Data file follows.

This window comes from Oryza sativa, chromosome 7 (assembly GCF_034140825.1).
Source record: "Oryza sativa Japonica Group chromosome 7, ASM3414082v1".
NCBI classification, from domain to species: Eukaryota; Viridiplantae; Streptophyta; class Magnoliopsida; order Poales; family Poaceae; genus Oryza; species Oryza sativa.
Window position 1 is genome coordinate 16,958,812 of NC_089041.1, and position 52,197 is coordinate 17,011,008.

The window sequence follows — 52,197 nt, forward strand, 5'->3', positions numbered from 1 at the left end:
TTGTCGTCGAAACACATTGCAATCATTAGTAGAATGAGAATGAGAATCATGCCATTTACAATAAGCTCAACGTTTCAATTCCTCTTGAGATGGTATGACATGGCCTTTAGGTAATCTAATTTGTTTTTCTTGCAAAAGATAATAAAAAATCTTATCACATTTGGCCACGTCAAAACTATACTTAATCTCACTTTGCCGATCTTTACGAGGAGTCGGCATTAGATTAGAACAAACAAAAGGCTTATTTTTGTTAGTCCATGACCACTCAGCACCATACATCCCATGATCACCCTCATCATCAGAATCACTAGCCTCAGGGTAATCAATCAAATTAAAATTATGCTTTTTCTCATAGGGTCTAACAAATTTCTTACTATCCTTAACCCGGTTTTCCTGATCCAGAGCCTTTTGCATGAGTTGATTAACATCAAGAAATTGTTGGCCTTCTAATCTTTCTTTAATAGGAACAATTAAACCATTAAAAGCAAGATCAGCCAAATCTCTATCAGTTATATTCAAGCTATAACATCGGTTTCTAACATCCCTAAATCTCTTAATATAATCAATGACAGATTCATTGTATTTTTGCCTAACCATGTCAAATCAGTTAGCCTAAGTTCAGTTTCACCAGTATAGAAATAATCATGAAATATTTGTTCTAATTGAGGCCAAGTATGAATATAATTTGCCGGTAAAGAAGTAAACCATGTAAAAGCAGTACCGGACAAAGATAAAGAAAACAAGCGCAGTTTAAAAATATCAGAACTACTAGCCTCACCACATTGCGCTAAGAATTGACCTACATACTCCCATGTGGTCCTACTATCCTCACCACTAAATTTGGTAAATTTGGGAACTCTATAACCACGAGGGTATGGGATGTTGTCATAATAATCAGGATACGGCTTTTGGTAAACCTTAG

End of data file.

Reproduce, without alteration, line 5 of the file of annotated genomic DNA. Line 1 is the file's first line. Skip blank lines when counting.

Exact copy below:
The window sequence follows — 52,197 nt, forward strand, 5'->3', positions numbered from 1 at the left end: